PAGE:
December 1940, and a child sleeps on in an air raid shelter, all decorated and ready for Christmas. A single stocking hangs by the side of the bed, packed with little presents or treats.
The video link below shows how Britain was preparing to spend Christmas, in 1940, the year of the Blitz.
People spent Christmas in their shelters, in an attempt to keep themselves safe from the bombs. As a result, very short Christmas trees were in demand, on account of the reduced height inside the shelters.
Getting by on the family ration was undoubtedly a challenge for every person on a weekly basis, but when it came to Christmas it was even more so. Turkey was simply not affordable, at least not to the majority. Chicken was also expensive so many turned to home reared chickens or rabbits. The latter often became cherished family pets of children who would have been most reluctant to see them appear on the Christmas platter at lunch time. Home grown vegetables and home made chutney would also have been supplied. With the food shortage Britain rose to the challenge assisted by the Women's Land Army, to grow their own and to keep farming production going whilst the men went to war.
Gifts would also have presented a challenge for the majority of people. The motto, 'Make do and Mend' was used prolifically and that's exactly what people did. Everything possible was recycled - brown paper and string was scarce and used over and over on parcels. Toys were home made, such as wooden carved trains or boats or doll's house furniture. Mums knitted with whatever wool they could get hold of and made sweets for the children for special treats. The British public had been discouraged from buying gifts, and encouraged to give as much as possible to the war effort. Ten million pounds in war bonds were sold the week before Christmas 1940.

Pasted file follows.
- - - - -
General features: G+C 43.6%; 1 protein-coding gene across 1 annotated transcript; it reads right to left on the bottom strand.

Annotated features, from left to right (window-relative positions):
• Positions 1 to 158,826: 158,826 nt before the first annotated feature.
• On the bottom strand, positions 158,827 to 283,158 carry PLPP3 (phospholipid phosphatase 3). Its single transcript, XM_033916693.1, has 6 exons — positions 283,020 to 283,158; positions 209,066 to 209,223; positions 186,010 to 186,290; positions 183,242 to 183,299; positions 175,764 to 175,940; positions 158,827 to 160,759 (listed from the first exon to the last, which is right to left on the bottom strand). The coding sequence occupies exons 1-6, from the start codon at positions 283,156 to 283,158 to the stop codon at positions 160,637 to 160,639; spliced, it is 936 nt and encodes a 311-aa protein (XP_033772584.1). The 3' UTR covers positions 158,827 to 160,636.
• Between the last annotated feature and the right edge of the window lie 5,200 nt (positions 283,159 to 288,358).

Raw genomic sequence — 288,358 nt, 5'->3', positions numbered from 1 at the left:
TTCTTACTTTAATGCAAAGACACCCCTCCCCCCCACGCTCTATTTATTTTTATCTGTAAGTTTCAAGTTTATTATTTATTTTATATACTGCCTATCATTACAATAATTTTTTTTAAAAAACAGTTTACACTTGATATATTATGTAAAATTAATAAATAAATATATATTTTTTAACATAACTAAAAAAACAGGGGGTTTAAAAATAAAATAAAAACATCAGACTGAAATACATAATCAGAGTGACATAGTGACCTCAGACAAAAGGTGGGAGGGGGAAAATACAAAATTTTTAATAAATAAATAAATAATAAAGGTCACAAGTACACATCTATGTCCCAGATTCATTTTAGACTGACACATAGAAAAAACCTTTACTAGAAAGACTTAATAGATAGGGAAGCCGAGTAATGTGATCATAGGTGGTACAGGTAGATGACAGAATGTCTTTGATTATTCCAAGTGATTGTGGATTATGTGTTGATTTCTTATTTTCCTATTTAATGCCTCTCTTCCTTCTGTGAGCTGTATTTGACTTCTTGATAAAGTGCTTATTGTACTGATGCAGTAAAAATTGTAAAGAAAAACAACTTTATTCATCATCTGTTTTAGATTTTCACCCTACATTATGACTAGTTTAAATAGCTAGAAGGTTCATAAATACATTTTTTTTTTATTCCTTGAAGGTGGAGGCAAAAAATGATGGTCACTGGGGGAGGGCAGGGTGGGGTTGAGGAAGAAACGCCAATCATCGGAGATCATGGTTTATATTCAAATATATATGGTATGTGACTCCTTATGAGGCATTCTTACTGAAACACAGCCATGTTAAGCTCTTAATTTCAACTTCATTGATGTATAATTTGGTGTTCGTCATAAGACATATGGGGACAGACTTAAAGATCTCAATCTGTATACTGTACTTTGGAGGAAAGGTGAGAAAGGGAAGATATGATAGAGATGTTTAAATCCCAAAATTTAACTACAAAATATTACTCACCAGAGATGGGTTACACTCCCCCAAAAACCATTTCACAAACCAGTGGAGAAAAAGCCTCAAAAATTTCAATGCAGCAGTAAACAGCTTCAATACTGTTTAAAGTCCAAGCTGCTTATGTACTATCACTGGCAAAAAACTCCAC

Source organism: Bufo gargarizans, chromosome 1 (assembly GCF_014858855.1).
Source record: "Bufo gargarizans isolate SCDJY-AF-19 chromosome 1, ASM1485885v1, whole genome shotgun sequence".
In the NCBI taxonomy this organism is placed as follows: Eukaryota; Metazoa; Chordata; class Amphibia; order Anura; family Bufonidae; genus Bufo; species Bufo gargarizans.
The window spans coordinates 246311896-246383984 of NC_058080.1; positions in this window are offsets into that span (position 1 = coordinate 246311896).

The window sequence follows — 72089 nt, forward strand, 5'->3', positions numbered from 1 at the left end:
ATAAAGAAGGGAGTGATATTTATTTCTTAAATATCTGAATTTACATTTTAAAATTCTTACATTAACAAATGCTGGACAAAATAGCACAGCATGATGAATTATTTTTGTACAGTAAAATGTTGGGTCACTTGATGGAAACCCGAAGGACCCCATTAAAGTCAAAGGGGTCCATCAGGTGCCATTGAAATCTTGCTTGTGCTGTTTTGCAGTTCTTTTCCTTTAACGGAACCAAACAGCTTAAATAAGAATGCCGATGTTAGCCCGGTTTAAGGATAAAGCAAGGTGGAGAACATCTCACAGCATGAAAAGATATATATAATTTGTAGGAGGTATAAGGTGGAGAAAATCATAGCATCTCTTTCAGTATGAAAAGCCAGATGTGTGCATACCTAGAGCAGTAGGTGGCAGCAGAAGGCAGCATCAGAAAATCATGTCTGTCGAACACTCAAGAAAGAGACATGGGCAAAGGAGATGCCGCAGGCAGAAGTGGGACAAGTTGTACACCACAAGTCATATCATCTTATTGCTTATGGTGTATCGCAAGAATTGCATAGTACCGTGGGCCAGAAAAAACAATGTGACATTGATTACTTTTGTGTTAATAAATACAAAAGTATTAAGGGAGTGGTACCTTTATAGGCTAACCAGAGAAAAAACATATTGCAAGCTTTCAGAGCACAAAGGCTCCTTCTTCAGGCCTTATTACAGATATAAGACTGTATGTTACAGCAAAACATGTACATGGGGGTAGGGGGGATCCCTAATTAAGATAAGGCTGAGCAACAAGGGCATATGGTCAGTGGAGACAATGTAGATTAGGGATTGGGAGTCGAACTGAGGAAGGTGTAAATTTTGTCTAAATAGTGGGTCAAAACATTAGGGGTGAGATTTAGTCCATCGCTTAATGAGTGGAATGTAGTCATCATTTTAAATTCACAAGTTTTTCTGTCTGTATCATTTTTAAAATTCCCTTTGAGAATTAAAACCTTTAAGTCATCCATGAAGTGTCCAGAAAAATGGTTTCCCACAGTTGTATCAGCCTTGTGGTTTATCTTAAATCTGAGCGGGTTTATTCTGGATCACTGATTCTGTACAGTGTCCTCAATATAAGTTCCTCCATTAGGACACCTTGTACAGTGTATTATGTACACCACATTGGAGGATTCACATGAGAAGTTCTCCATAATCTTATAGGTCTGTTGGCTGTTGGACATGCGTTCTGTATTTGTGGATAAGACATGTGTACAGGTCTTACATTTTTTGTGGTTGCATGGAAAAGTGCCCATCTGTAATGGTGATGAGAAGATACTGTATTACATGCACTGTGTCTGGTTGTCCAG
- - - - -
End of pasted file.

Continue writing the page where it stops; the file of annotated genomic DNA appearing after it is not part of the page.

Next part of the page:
There would be no Christmas bells as this signified invasion. The BBC broadcast a Christmas service from the ruins of Coventry Cathedral. Both the German and British Governments postponed bombing raids from Christmas Eve until the 27th December. Two days later on the 29th there came one of the most ferocious bombing raids of the Blitz which created a fire so fierce that it became known as the Second Great Fire of London. As the city burned, the dome of St Paul's Cathedral was pictured rising above the flames.
One woman recorded in her diary at that time that a 'great red glow filled the sky' and that she had no need for a torch that night. To add to the chaos and devastation, a low tide in the Thames caused fire hydrants to run dry and rubble blocked roads prevented emergency services getting through.
Twenty nine incendiary bombs fell on and around St Paul's that night, one of which fell and lodged within the roof timbers. Molten lead then began to drip down into the nave below. As smoke from the fires outside began to engulf the cathedral, an American reporter broadcasting live announced that St Paul's was burning to the ground. However, two teams of specialist fire-watchers were immediately spurred into action, crawling across the wooden beams with hand pumps to extinguish the fire. At that moment the incendiary fell right through into the nave below, where it was easily extinguished. Perhaps a miracle on that night. As a result, St Paul's survived.
St Paul's was like the phoenix, rising from the fire, from the ashes. This picture became the transcendent image of the Blitz, and just as the cathedral had survived, so too did the British people vow to do the same.